Britain’s opposition Labour Party have “obscene” billionaires in their sights, vowing to oversee a radical redistribution of wealth to cut the power of the super rich who it says are funding Prime Minister Boris Johnson in return for tax breaks.
The two main political parties are showcasing starkly different visions for the world’s fifth largest economy ahead of the December 12 election.
The Conservatives are promising to deliver Brexit while Labour says it wants to be the most radical socialist government in British history.
Labour said almost a third of Britain’s 151 billionaires have donated more than £50 million ($A95 million) to the Conservatives since 2005 in return for tax breaks for the wealthy and corporations worth £100 billion.
John McDonnell, the party’s finance minister-in-waiting, will say in a speech he wants to “rewrite the rules of our economy”, casting the election as a chance to overthrow a system where billionaires can buy access to power.
“No one needs or deserves to have that much money, it is obscene,” Mr McDonnell will say, according to excepts of his speech. “It is also obscene that these billionaires are buying access and tax breaks to Boris Johnson’s Conservative Party.”
Labour’s core message – a pledge to redistribute wealth to the many and not the few – was a theme it used in the 2017 election, when the party confounded the polls to deprive then Prime Minister Theresa May of her parliamentary majority.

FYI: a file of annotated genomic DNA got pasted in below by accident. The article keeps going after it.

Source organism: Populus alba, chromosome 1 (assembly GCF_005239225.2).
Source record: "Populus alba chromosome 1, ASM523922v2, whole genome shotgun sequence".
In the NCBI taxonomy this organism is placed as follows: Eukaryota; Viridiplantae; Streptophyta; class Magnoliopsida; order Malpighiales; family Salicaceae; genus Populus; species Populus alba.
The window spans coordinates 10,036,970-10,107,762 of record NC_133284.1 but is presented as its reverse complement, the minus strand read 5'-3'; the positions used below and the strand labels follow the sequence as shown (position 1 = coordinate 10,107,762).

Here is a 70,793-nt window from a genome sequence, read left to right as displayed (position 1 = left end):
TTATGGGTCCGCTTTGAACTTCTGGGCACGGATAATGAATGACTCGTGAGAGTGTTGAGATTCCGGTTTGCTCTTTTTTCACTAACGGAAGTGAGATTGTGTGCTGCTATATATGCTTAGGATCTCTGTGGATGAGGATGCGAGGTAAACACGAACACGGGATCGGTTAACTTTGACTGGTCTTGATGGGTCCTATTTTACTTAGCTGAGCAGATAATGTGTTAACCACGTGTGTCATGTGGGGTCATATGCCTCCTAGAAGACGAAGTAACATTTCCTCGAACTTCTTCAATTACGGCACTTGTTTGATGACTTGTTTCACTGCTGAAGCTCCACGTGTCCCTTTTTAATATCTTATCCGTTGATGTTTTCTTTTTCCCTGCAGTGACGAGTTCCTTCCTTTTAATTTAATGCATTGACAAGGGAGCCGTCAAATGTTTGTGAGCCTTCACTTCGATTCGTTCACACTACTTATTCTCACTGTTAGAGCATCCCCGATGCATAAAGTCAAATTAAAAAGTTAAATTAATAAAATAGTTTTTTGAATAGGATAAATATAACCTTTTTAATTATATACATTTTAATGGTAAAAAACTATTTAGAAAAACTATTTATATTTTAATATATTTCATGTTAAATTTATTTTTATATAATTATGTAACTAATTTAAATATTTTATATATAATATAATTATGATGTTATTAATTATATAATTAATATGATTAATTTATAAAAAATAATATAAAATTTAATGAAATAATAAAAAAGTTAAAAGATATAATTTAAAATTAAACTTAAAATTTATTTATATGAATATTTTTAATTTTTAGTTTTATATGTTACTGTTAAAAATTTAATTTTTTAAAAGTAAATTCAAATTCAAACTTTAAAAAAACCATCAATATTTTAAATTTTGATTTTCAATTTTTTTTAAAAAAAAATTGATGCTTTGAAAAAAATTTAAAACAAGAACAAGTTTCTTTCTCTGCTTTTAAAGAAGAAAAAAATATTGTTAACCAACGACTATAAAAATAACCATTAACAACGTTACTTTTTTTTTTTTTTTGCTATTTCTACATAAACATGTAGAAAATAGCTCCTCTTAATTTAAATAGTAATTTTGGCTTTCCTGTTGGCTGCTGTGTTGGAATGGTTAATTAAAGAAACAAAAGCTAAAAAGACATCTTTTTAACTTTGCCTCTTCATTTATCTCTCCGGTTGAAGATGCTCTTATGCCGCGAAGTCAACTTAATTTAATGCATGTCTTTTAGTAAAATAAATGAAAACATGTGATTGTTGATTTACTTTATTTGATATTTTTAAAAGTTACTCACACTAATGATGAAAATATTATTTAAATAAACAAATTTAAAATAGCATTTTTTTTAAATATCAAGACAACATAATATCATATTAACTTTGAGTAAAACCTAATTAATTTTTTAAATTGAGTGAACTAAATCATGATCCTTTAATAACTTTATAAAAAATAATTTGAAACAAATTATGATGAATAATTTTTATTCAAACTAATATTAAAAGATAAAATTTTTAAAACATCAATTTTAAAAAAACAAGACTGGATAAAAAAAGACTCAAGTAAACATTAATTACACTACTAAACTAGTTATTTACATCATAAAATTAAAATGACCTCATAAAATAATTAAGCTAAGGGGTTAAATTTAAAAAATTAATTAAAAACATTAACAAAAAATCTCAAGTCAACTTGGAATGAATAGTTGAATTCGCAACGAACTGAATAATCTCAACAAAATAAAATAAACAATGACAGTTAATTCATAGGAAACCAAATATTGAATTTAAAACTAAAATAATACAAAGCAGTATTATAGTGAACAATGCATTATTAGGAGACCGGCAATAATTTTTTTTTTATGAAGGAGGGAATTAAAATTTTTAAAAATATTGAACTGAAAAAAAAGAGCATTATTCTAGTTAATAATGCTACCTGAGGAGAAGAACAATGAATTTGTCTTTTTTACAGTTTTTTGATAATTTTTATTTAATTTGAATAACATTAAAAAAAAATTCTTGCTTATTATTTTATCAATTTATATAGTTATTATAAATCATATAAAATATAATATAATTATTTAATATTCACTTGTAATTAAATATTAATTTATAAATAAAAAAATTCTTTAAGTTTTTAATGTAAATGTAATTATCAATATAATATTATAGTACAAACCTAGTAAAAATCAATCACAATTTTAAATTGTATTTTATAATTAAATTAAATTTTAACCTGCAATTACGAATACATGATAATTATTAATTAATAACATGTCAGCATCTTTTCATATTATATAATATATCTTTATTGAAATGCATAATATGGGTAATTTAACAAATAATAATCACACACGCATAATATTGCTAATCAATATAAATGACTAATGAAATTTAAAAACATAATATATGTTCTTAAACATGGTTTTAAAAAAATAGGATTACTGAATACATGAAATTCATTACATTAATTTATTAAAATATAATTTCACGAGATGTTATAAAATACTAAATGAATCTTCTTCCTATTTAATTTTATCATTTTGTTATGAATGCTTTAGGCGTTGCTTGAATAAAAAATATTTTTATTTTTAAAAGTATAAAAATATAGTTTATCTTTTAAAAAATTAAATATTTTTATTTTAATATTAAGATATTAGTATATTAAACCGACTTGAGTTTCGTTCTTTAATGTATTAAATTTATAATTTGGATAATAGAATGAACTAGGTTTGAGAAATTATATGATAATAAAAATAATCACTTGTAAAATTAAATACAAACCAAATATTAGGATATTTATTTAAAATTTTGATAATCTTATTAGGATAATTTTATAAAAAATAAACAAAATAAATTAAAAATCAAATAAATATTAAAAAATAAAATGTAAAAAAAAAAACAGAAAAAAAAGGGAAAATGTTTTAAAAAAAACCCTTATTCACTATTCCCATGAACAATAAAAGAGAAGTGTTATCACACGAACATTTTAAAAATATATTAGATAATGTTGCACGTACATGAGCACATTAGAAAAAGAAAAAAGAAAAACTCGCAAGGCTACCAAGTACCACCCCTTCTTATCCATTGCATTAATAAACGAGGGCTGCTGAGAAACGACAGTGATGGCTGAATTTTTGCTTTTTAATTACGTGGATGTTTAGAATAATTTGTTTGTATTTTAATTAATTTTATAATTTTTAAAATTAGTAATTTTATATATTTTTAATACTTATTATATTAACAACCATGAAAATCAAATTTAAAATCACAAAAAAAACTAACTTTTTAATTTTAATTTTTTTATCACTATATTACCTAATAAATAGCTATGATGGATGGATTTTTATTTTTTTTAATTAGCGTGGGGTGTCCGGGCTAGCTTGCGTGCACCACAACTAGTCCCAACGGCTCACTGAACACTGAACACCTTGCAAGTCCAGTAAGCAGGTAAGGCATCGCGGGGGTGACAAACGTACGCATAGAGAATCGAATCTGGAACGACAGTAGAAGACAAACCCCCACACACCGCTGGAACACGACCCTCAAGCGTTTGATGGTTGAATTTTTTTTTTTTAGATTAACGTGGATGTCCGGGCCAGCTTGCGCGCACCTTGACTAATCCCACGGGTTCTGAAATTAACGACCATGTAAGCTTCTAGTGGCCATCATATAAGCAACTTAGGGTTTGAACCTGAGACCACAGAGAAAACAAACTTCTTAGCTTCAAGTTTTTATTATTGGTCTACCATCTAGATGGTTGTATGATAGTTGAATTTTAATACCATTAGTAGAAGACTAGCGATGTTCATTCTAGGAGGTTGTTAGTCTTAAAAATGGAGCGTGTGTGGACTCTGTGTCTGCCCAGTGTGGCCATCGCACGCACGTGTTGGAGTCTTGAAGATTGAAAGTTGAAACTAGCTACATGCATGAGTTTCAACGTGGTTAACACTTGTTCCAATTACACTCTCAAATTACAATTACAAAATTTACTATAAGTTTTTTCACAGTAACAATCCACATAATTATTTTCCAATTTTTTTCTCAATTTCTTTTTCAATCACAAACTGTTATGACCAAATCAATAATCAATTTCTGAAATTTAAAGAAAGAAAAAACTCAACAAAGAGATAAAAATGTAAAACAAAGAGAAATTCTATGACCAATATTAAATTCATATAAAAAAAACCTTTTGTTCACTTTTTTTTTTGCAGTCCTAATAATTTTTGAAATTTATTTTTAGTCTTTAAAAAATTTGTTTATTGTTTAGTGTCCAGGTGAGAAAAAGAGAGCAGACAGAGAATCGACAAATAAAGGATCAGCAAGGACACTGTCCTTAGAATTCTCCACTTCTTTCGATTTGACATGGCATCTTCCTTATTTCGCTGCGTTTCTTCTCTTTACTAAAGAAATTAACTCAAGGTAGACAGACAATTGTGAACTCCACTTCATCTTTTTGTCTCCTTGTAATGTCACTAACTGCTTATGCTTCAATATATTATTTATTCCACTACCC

When companies like Google paid just £28 million in tax – despite making £1.6 billion in UK sales – that suggests they can afford to contribute a bit more.
That’s how we’ll fund the operating costs of fast and free broadband for everyone across the UK.
— Jeremy Corbyn (@jeremycorbyn) November 16, 2019
Labour hopes the message will propel them to power as they trail Mr Johnson’s party in the opinion polls.
The party’s economic policies, which would represent one of the most radical assaults on capitalism seen in a major western economy, include nationalising the rail, utility and water companies, confiscating 10 per cent of big companies’ shares, a move to a four-day week and higher taxes on the wealthy.
Last month, Labour named prominent billionaires such as landowner Hugh Grosvenor, Sports Direct owner Mike Ashley, Ineos CEO Jim Ratcliffe, hedge fund manager Crispin Odey and US media tycoon Rupert Murdoch as representatives of Britain’s “rigged system”.
“This sums up the broken and rigged system under the Tories. Our #NHS should not be being sold off to private companies who then sue it, lining the pockets of bosses and shareholders at the expense of the public.” – @jeremycorbynhttps://t.co/Kbra18HZYe
— Labour Press Team (@labourpress) November 15, 2019
Mr McDonnell said the slogan “taking back control” used by supporters of leaving the EU in the 2016 referendum was mobilised to great effect because many people rightly felt that they have little control over their lives.
“Decisions are made about the companies or services they work in over which they have no say and no influence,” McDonnell will say. “Labour will rewrite the rules of our economy. It’s all about treating people fairly and with the respect they deserve”
The Conservatives said Labour’s tax plans will not hit billionaires and will instead overwhelmingly hurt hard pressed families by ramping up spending and adding extra taxes.